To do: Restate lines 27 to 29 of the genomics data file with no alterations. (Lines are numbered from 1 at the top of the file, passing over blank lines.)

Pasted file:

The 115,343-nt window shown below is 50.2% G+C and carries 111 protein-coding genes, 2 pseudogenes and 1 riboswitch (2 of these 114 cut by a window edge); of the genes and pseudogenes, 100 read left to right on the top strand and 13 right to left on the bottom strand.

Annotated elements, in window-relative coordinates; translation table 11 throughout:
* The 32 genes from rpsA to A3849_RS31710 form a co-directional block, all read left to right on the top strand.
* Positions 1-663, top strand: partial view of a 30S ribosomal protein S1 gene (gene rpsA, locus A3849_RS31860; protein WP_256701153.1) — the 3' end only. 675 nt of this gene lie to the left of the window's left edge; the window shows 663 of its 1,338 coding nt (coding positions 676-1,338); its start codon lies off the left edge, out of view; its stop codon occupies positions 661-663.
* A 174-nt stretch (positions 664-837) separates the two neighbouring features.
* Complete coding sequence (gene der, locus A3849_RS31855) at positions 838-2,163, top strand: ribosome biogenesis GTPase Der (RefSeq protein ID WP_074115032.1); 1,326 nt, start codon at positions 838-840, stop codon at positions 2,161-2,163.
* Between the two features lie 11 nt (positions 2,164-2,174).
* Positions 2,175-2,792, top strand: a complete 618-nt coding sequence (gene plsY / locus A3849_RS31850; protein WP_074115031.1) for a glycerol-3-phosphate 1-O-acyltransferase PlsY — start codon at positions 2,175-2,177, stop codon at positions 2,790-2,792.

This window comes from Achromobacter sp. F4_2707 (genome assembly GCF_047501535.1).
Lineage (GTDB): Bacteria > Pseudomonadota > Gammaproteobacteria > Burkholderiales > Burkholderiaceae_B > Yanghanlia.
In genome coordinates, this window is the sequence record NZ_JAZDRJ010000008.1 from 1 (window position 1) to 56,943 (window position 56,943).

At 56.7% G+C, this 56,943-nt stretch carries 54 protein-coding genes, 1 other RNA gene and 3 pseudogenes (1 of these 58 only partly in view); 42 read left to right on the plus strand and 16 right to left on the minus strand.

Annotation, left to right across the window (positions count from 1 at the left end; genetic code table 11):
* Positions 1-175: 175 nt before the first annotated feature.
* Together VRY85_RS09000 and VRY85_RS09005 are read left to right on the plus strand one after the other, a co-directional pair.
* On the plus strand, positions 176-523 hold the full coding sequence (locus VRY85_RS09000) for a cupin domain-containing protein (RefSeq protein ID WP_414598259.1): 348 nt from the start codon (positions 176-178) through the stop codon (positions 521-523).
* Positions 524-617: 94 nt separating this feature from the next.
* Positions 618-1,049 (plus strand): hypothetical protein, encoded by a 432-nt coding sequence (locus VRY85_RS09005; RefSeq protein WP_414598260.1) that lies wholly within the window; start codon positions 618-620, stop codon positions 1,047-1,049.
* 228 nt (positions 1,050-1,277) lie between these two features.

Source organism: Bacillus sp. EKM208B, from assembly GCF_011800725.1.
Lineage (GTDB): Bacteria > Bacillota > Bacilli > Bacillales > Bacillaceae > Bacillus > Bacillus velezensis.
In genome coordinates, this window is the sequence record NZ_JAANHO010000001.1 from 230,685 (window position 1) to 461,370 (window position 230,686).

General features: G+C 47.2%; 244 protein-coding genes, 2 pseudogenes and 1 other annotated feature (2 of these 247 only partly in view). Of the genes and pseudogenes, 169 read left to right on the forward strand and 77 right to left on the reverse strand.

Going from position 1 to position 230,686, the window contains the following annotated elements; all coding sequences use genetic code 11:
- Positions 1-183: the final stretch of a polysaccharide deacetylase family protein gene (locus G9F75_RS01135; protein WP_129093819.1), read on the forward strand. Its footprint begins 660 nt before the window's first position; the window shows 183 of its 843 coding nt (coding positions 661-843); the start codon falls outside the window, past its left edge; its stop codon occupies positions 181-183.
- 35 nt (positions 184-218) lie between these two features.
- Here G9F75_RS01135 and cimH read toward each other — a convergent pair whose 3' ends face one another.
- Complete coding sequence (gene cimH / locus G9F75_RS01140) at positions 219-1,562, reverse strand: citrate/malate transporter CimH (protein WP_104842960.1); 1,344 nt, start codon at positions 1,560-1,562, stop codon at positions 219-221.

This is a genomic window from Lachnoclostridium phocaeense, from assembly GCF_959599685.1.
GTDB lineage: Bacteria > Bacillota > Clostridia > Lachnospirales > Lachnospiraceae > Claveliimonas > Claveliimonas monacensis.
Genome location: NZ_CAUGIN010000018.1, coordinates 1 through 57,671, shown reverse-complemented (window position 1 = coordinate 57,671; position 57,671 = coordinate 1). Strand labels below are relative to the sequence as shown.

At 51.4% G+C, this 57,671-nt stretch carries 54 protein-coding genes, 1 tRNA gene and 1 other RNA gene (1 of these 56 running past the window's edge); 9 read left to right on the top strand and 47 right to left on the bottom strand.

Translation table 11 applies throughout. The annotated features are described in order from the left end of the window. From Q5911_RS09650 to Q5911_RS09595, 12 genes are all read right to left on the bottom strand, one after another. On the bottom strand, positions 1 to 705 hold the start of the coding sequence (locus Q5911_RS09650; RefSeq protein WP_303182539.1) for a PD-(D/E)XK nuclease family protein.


- Here G9F75_RS01135 and cimH read toward each other — a convergent pair whose 3' ends face one another.
- Complete coding sequence (gene cimH / locus G9F75_RS01140) at positions 219-1,562, reverse strand: citrate/malate transporter CimH (protein WP_104842960.1); 1,344 nt, start codon at positions 1,560-1,562, stop codon at positions 219-221.

This is a genomic window from Lachnoclostridium phocaeense, from assembly GCF_959599685.1.